Remuneration practices within Southern Europe

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Fabio Bianconi – Director, Morrow Sodali

 

 

 

The recent general meeting season has confirmed a substantial alignment of Southern European companies’ remuneration policies to international best practices favoured by institutional investors. The race to achieve high market approval levels has, in some cases, led companies to design ‘standard’ incentive plans, reflecting proxy advisor guidelines.

The obvious advantage is that of mitigating criticism and the potential opposition of shareholders to the adoption of the remuneration policy. But such defensive behaviour could cause the failure of the plan to address management toward the strategic goals of the company.

The design of an incentive plan should be based on a subtle balance of external influences (market, public opinion, employees, etc) and internal context of the company. The scandals and vicissitudes that have plagued several European companies should highlight the importance of including goals pertaining to the company culture and ethics dimension in the performance criteria of incentive plans. The future challenge will be to create measurable KPIs that provide the market with proof of constant alignment of management actions to the values that characterise the company’s business ethics and long-term vision.

Italy

The introduction of an advisory vote regarding compensation policies has achieved an important result in terms of moral suasion towards company management, succeeding in a natural push to change to international best practices.

Since 2012, after the implementation of the Shareholder Rights Directive, shareholders have been entitled to vote on a company’s policy for board members, general managers and executives with strategic responsibilities, at least with respect to the following year (forward looking), for all listed companies in Italy. To this extent, the say-on-pay provided more shareholder involvement in key decisions regarding compensation schemes increasing in time, transparency, accountability and linkage between executive pay and performance in the long term. In 2016, we note an average minority consensus substantially in line with the general meetings of Italian listed companies in 2015 (from 74.46 per cent to 75.30 per cent) – see Figure 1.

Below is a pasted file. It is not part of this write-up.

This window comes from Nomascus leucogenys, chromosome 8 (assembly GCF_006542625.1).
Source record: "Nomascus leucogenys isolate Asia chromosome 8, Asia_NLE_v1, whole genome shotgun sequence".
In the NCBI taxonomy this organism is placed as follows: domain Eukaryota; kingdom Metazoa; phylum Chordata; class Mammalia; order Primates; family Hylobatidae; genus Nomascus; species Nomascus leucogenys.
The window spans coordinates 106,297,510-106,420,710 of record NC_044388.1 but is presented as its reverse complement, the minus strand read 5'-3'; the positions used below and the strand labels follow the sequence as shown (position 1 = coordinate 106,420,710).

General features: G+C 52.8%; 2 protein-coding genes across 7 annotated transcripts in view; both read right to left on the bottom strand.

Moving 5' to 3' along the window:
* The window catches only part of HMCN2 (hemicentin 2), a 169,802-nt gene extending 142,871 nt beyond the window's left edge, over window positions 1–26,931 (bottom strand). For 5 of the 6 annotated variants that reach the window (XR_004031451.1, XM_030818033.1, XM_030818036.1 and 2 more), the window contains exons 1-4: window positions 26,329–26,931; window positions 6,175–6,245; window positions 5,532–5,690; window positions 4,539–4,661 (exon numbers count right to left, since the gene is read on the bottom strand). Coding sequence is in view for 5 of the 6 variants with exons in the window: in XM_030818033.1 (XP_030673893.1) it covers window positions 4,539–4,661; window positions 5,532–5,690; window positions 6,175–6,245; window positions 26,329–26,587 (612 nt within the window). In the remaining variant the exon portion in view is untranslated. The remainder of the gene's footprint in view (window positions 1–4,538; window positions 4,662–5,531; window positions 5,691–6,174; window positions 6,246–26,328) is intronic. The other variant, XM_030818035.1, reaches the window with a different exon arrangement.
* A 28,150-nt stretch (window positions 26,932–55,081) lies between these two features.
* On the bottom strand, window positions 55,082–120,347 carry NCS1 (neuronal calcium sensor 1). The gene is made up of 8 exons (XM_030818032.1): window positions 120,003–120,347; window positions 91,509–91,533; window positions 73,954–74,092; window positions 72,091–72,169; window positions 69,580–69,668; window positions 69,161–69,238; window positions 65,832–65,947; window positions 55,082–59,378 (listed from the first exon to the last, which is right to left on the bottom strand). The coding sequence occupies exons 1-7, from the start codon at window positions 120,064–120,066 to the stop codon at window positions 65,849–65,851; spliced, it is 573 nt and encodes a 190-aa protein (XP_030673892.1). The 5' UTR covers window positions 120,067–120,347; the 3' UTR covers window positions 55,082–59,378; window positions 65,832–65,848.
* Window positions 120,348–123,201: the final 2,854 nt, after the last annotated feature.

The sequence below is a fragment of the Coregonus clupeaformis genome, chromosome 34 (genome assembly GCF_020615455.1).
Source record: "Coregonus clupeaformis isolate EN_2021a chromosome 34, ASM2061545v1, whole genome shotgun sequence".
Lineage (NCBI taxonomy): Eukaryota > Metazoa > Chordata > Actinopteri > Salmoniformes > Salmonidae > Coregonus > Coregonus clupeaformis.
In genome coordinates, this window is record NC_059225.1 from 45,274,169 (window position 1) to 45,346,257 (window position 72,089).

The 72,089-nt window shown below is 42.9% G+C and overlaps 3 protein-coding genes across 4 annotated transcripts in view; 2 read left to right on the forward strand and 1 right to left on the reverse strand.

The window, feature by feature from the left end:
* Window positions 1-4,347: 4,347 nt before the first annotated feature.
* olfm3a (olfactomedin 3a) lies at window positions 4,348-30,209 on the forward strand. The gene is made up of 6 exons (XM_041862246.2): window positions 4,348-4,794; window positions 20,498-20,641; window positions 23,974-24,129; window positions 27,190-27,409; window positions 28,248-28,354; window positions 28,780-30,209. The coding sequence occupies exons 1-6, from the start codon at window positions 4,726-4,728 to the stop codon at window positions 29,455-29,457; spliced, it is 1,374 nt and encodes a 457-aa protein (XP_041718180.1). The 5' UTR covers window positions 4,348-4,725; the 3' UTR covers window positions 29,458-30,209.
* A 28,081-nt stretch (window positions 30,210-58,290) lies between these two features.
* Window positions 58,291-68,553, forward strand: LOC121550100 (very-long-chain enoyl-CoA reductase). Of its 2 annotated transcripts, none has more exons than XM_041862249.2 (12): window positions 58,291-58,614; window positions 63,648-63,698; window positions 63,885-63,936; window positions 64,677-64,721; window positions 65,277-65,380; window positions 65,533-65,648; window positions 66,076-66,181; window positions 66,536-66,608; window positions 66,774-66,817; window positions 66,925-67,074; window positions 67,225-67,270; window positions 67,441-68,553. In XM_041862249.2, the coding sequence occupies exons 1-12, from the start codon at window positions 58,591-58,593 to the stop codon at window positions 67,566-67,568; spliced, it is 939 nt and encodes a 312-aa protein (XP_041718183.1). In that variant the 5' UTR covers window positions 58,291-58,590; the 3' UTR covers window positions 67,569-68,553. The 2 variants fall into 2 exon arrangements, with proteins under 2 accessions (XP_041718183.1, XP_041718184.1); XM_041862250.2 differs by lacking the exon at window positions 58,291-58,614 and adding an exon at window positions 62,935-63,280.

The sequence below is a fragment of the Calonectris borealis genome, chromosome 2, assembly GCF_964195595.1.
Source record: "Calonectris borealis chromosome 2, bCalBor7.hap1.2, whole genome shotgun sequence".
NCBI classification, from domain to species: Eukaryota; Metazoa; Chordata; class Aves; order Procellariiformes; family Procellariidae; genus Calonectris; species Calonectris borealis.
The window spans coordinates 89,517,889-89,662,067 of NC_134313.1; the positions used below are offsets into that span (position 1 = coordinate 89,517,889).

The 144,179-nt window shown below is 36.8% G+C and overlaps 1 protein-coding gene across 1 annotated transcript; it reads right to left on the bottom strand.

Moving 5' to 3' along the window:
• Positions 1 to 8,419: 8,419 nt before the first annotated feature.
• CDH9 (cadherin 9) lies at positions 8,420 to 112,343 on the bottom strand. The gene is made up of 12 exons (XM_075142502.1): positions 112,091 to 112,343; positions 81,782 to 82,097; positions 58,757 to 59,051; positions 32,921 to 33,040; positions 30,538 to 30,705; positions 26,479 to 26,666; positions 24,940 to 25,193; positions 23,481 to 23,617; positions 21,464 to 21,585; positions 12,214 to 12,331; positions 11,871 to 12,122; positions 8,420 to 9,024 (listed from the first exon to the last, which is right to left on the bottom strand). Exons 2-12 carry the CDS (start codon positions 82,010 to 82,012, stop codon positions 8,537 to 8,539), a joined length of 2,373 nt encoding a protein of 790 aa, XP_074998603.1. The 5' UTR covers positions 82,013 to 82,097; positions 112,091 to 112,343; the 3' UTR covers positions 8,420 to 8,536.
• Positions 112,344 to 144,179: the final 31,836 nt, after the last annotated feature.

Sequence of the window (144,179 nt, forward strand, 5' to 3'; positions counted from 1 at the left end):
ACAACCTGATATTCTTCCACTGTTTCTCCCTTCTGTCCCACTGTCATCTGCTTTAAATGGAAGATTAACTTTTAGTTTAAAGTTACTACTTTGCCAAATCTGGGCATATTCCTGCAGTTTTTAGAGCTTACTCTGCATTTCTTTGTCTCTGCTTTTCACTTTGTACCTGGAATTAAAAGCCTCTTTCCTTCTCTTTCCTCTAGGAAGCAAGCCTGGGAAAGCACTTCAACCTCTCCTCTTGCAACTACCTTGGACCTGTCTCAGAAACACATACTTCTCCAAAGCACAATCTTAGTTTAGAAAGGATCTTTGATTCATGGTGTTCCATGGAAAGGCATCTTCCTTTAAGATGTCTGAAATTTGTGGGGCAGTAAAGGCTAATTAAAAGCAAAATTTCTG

The data should also be interpreted in relation to the average level of negative recommendations expressed by proxy advisors for companies in the Italian market, which remain among the highest across the European countries that have implemented some form of say-on-pay. Concerning proxy advisors, on average, more than one third of compensation policies of Italian listed companies were rejected. Among the principal issues behind institutional dissent are the absence of disclosure relating to performance criteria and/or specific targets of incentive plans (short and/or long term), the power to assign discretional bonuses, the absence of a clawback clause and the presence of provisions of more than 24 months for CEOs executive severance compensation.

The more virtuous issuers have begun implementing direct engagement with institutional investors on executive compensation through HR functions, in time to gather the motions and transform them into proposals to change current compensation policies. In other cases, contact with shareholders has been more tactical and designed to mitigate the impact of the proxy advisors’ negative recommendations. In spite of this effort, we have noted a decrease in favourable votes toward compensation policies which has affected, in particular, 53.5 per cent of FTSE MIB companies, in some cases modestly (<10 percentage points), in others, by a decidedly more significant measure, plummeting into negativity and reaching a percentage of unfavourable votes higher than 50 per cent.

“The future challenge will be to create measurable KPIs that provide the market with proof of constant alignment of management actions to the values that characterise the company’s business ethics and long-term vision”